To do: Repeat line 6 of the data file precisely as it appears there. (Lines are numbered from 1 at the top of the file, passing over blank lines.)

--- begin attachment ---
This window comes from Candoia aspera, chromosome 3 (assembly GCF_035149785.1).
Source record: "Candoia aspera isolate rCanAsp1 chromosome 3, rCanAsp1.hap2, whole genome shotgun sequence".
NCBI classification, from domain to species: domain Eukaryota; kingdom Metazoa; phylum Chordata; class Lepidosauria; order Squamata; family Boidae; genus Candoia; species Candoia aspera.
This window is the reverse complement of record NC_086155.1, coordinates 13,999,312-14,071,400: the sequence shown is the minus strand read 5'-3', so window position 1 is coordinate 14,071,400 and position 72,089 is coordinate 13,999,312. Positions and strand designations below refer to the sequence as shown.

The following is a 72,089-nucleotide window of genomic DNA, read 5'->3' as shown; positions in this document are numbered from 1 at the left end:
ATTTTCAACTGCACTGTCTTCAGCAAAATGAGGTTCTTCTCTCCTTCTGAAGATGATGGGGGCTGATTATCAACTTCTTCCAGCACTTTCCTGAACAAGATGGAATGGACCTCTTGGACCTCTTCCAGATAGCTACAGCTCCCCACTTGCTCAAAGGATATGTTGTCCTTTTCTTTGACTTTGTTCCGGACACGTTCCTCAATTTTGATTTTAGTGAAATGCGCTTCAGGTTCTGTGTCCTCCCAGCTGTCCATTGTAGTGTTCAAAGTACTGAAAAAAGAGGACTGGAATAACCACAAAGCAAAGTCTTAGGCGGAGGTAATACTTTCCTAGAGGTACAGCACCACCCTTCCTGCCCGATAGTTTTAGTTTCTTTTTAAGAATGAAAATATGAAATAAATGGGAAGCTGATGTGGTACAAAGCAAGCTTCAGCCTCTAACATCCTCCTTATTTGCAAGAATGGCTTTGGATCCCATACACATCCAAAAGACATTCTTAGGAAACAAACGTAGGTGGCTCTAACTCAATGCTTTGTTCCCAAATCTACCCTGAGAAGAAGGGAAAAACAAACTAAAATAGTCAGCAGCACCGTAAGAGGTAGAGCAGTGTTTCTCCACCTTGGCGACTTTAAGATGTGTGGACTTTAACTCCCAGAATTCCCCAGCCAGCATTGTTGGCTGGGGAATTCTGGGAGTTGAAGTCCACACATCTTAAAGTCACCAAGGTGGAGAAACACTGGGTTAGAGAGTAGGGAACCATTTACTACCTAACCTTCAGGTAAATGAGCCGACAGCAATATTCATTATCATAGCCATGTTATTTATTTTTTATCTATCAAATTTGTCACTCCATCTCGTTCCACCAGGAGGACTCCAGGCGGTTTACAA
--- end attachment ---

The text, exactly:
ATTTTCAACTGCACTGTCTTCAGCAAAATGAGGTTCTTCTCTCCTTCTGAAGATGATGGGGGCTGATTATCAACTTCTTCCAGCACTTTCCTGAACAAGATGGAATGGACCTCTTGGACCTCTTCCAGATAGCTACAGCTCCCCACTTGCTCAAAGGATATGTTGTCCTTTTCTTTGACTTTGTTCCGGACACGTTCCTCAATTTTGATTTTAGTGAAATGCGCTTCAGGTTCTGTGTCCTCCCAGCTGTCCATTGTAGTGTTCAAAGTACTGAAAAAAGAGGACTGGAATAACCACAAAGCAAAGTCTTAGGCGGAGGTAATACTTTCCTAGAGGTACAGCACCACCCTTCCTGCCCGATAGTTTTAGTTTCTTTTTAAGAATGAAAATATGAAATAAATGGGAAGCTGATGTGGTACAAAGCAAGCTTCAGCCTCTAACATCCTCCTTATTTGCAAGAATGGCTTTGGATCCCATACACATCCAAAAGACATTCTTAGGAAACAAACGTAGGTGGCTCTAACTCAATGCTTTGTTCCCAAATCTACCCTGAGAAGAAGGGAAAAACAAACTAAAATAGTCAGCAGCACCGTAAGAGGTAGAGCAGTGTTTCTCCACCTTGGCGACTTTAAGATGTGTGGACTTTAACTCCCAGAATTCCCCAGCCAGCATTGTTGGCTGGGGAATTCTGGGAGTTGAAGTCCACACATCTTAAAGTCACCAAGGTGGAGAAACACTGGGTTAGAGAGTAGGGAACCATTTACTACCTAACCTTCAGGTAAATGAGCCGACAGCAATATTCATTATCATAGCCATGTTATTTATTTTTTATCTATCAAATTTGTCACTCCATCTCGTTCCACCAGGAGGACTCCAGGCGGTTTACAA